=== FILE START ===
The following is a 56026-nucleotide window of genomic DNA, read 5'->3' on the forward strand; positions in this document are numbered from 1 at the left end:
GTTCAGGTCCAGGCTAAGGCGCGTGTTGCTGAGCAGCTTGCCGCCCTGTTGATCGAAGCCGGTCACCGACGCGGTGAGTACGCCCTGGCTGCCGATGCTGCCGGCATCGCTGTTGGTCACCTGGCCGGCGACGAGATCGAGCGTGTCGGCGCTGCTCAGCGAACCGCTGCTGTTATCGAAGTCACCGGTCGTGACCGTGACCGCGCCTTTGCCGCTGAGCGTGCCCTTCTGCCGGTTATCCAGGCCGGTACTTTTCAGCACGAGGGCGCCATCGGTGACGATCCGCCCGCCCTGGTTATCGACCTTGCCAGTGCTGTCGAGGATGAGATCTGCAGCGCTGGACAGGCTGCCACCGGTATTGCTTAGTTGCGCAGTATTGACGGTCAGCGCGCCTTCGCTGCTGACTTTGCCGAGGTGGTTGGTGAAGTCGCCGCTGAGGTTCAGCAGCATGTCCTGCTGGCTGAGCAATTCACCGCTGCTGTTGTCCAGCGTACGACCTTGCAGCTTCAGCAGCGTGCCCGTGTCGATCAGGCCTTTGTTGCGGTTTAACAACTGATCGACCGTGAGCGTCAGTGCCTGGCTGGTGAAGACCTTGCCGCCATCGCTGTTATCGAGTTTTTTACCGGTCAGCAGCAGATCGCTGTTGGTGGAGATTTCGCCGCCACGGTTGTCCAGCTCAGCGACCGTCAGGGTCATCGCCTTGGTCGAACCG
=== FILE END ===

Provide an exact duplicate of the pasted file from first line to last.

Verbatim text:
The following is a 56026-nucleotide window of genomic DNA, read 5'->3' on the forward strand; positions in this document are numbered from 1 at the left end:
GTTCAGGTCCAGGCTAAGGCGCGTGTTGCTGAGCAGCTTGCCGCCCTGTTGATCGAAGCCGGTCACCGACGCGGTGAGTACGCCCTGGCTGCCGATGCTGCCGGCATCGCTGTTGGTCACCTGGCCGGCGACGAGATCGAGCGTGTCGGCGCTGCTCAGCGAACCGCTGCTGTTATCGAAGTCACCGGTCGTGACCGTGACCGCGCCTTTGCCGCTGAGCGTGCCCTTCTGCCGGTTATCCAGGCCGGTACTTTTCAGCACGAGGGCGCCATCGGTGACGATCCGCCCGCCCTGGTTATCGACCTTGCCAGTGCTGTCGAGGATGAGATCTGCAGCGCTGGACAGGCTGCCACCGGTATTGCTTAGTTGCGCAGTATTGACGGTCAGCGCGCCTTCGCTGCTGACTTTGCCGAGGTGGTTGGTGAAGTCGCCGCTGAGGTTCAGCAGCATGTCCTGCTGGCTGAGCAATTCACCGCTGCTGTTGTCCAGCGTACGACCTTGCAGCTTCAGCAGCGTGCCCGTGTCGATCAGGCCTTTGTTGCGGTTTAACAACTGATCGACCGTGAGCGTCAGTGCCTGGCTGGTGAAGACCTTGCCGCCATCGCTGTTATCGAGTTTTTTACCGGTCAGCAGCAGATCGCTGTTGGTGGAGATTTCGCCGCCACGGTTGTCCAGCTCAGCGACCGTCAGGGTCATCGCCTTGGTCGAACCG